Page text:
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What is a 1031 exchange?

| Mar 3, 2021 | Real Estate Transactions

As you look for investment options in New York to grow your personal wealth, real estate often jumps out as an attractive option. Flipping or leasing a property can generate both significant short- and long-term financial gains. Yet as you know from any previous real estate transactions you participated in, the buying and selling processes can be extremely complex.

Not only are they complex, but they also can be extremely costly (especially in terms of taxes on whatever gains come from the transaction). However, a 1031 exchange offers you the potential to delay the payment of taxes on those gains in order to take full advantage of the profit you make on a sale in the here-and-now.

Deferring tax payments on investment gains

According to the Internal Revenue Service, a 1031 exchange allows you to defer the payment of taxes on investment gains if you reinvest those gains in like-kind properties. The key to focus on here is the term “like-kind,” which limits the type of real property you can re-invest in. The property purchased must have a similar nature and character to the property who sale financed it. For example, you cannot defer tax payments on a vacation home you buy from profits made from the sale of rental units (even if you plan on making the property occasionally available for lease).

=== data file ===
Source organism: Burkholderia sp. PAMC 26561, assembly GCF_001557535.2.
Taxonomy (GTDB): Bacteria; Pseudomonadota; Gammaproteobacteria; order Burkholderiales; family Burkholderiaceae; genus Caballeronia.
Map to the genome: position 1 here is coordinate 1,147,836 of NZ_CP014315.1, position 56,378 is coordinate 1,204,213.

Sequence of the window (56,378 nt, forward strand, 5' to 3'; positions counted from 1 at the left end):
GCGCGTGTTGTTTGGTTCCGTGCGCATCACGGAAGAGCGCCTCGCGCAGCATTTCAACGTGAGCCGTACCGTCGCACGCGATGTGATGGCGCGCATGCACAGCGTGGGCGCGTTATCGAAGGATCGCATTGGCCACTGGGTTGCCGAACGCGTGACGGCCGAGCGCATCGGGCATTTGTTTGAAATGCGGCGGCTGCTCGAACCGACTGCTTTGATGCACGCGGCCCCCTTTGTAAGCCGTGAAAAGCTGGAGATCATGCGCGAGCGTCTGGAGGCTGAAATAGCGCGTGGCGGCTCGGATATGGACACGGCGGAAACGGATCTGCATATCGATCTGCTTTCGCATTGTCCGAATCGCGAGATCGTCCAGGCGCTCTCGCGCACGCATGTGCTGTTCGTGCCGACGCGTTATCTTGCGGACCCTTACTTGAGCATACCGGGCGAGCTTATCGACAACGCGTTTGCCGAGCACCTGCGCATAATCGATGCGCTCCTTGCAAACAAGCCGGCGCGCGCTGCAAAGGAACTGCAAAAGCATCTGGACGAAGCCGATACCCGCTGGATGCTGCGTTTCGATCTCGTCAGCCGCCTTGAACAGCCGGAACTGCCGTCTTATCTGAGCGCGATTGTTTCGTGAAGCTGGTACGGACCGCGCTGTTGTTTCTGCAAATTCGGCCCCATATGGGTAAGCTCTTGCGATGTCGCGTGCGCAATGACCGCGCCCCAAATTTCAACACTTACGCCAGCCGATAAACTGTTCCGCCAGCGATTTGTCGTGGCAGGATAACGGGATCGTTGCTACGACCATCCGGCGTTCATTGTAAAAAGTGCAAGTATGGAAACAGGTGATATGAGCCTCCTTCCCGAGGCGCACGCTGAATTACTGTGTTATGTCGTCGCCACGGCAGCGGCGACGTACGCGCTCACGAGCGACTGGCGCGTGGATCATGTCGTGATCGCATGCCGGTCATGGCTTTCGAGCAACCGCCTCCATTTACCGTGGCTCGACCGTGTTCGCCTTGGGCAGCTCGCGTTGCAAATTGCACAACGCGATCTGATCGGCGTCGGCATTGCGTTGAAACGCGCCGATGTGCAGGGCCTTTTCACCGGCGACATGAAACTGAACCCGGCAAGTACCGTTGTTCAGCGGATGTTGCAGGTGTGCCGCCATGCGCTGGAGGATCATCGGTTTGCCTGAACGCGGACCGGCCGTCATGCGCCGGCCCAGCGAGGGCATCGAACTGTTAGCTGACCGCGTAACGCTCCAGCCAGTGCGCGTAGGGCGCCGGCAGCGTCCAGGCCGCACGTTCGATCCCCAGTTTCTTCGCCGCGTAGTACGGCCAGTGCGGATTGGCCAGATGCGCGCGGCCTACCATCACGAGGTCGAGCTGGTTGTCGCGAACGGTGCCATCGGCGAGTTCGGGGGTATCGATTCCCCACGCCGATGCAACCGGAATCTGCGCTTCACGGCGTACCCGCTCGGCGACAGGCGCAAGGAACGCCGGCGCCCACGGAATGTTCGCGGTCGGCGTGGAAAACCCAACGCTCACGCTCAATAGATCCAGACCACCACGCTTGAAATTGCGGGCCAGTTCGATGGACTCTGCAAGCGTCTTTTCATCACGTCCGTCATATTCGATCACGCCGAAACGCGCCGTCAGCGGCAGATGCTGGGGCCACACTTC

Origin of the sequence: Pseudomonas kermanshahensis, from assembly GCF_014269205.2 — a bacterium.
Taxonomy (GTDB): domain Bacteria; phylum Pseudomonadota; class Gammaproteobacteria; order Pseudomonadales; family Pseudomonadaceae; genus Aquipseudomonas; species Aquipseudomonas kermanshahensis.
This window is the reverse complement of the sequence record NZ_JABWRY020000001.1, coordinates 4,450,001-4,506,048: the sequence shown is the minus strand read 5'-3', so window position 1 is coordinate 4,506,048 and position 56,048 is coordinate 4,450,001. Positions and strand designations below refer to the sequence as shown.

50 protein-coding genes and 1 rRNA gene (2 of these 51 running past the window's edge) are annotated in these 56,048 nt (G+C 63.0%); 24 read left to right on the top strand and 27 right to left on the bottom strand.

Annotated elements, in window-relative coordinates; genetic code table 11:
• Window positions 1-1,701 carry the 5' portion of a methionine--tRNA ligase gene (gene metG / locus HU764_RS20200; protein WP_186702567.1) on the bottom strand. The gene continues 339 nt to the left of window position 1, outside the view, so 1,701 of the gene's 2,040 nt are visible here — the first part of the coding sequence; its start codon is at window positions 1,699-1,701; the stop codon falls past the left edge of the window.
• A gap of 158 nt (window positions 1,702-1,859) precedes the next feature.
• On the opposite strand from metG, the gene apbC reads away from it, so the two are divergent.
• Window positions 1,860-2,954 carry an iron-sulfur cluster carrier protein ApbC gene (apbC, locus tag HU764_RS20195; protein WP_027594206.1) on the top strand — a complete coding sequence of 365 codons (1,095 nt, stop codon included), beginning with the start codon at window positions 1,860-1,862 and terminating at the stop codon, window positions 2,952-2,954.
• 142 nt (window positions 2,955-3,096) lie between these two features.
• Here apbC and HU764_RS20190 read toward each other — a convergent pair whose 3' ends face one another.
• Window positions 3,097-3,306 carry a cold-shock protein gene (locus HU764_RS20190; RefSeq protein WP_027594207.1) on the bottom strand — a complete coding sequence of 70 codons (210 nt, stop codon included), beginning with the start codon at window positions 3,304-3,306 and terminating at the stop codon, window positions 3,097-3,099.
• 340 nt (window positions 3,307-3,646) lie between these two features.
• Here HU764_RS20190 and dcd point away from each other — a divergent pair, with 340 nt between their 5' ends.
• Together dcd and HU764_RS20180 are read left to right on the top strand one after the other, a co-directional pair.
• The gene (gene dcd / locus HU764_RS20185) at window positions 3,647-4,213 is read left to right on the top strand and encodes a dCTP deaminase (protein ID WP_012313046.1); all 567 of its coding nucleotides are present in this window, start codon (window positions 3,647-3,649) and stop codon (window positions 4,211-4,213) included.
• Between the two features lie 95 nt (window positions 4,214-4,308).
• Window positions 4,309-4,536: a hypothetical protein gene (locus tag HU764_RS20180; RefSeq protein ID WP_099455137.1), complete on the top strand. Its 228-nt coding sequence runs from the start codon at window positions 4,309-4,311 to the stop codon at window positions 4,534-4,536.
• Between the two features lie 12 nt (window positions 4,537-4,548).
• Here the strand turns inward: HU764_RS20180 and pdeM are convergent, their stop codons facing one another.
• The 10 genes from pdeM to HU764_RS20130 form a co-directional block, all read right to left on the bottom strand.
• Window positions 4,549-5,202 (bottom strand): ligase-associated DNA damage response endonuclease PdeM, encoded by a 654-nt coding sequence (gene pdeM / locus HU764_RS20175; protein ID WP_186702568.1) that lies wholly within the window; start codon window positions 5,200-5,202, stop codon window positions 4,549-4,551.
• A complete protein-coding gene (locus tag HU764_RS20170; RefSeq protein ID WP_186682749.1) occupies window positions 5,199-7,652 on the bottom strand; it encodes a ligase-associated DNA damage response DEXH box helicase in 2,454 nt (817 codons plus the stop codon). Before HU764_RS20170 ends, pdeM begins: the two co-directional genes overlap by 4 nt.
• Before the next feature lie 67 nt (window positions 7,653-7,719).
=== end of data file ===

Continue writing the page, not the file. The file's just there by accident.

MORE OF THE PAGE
Vacant land that you buy from investment proceeds that you then build an investment property on qualifies as like-kind. However, real property purchased outside of the U.S. from the proceeds of property sold within it does not.

Handling a 1031 exchange

To property report a 1031 exchange, you must submit a form 8824 detailing the exchange with your tax return in the same year it occurs. If not, you could open yourself up to penalties (on top of the taxes owed on your investment gain).

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